To read more about medical cannabis, click here.  

I’m having trouble getting my partner to see a doctor. How do I encourage them?  


There is a certain amount of stoicism that some people feel they have to hang on to-and while it is admirable, it can sometimes really restrict the capacity to seek support.   

You might want to have a conversation with them about the types of care available, but generally, people will come to what they need when the time is right for them. Sometimes it is when the pain becomes too great and something has to give. 

 

For more info about caring for someone with brain cancer, click here. 

I’m having trouble getting my partner to see a doctor. How do I encourage them?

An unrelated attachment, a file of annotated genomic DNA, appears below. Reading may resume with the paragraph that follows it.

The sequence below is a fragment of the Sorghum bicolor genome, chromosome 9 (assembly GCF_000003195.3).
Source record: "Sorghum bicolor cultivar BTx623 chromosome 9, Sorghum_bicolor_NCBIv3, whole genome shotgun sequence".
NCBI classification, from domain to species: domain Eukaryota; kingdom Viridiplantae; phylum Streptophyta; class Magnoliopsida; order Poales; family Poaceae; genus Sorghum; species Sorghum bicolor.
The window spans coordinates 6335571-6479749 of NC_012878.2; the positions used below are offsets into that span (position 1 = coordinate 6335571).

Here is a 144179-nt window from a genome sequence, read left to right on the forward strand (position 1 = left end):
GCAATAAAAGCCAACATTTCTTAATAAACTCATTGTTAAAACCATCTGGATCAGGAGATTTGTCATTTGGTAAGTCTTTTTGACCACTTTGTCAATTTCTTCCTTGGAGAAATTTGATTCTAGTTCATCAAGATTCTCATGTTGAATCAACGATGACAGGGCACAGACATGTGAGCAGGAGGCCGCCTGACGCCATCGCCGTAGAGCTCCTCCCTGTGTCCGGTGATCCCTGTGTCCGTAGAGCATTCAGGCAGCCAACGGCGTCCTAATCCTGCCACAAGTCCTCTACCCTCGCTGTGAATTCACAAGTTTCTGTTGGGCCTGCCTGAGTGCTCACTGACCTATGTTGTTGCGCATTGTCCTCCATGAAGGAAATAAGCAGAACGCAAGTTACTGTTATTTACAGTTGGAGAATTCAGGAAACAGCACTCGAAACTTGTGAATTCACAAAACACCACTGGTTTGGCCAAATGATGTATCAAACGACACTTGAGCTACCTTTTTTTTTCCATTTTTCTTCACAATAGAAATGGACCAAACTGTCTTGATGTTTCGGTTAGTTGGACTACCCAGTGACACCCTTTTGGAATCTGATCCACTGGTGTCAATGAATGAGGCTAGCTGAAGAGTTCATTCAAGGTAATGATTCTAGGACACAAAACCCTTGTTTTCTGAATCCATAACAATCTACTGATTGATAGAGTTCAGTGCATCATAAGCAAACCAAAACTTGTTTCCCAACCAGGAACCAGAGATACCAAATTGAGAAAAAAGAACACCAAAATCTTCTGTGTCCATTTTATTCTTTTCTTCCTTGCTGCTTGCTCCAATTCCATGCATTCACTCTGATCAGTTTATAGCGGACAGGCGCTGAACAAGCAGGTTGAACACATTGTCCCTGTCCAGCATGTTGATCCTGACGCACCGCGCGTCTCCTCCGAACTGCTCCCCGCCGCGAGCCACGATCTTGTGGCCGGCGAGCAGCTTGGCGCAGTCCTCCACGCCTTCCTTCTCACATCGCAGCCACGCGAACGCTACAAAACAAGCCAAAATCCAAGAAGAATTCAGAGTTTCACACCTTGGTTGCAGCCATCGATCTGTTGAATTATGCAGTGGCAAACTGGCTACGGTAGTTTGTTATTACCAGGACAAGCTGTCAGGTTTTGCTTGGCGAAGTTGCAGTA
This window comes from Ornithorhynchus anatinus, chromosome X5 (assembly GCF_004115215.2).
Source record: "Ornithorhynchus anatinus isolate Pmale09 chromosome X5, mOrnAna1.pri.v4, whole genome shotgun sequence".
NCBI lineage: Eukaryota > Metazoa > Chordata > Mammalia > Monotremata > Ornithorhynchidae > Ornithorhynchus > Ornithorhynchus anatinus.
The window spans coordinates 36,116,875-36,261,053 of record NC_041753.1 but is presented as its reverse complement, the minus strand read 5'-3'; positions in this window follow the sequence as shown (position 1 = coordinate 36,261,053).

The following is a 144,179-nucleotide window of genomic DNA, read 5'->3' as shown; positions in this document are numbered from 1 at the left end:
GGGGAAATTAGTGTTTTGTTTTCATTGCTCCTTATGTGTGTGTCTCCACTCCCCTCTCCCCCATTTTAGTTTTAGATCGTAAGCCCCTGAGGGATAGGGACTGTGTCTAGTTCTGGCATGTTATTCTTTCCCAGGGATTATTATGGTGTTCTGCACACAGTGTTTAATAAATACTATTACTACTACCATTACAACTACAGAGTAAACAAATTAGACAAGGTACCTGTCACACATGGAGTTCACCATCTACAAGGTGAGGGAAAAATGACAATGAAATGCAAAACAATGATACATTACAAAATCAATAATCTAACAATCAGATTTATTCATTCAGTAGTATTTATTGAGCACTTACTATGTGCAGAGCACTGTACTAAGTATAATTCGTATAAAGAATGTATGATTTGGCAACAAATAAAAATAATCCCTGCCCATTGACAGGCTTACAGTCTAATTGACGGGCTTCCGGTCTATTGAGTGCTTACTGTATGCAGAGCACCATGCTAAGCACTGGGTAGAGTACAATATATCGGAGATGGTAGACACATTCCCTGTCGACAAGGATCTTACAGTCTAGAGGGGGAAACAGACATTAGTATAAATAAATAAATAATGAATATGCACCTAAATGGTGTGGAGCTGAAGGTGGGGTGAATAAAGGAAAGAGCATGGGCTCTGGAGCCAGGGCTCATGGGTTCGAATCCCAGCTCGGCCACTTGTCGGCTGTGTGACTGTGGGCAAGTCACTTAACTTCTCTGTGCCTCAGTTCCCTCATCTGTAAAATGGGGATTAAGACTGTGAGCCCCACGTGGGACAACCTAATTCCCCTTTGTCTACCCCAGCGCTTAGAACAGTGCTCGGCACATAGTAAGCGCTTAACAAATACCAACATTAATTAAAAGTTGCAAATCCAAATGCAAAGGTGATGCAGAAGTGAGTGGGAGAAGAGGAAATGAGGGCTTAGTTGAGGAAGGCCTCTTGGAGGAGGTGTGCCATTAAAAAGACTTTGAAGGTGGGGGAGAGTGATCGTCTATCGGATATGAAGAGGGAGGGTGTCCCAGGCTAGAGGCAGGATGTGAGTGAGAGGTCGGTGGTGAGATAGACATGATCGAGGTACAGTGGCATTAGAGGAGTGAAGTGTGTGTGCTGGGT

There is a certain amount of stoicism that some people feel they have to hang on to-and while it is admirable, it can sometimes really restrict the capacity to seek support.   

You might want to have a conversation with them about the types of care available, but generally, people will come to what they need when the time is right for them. Sometimes it is when the pain becomes too great and something has to give. 

 

For more info about caring for someone with brain cancer, click here. 

It took a little while to find the right clinician for me. Is that normal? 


Clinical support is not a one-size-fits-all type of thing, and it is very normal to take time to get the right clinician for your particular brain cancer journey. Utilise all the avenues to find the right fit for you, it may be a case of going back to your GP for a new referral. 

Be kind to yourself, allow yourself to feel what you are feeling and speak out if it doesn’t feel right for youKeep trying until you find the right fit for you. 

It took a little while to find the right clinician for me. Is that normal?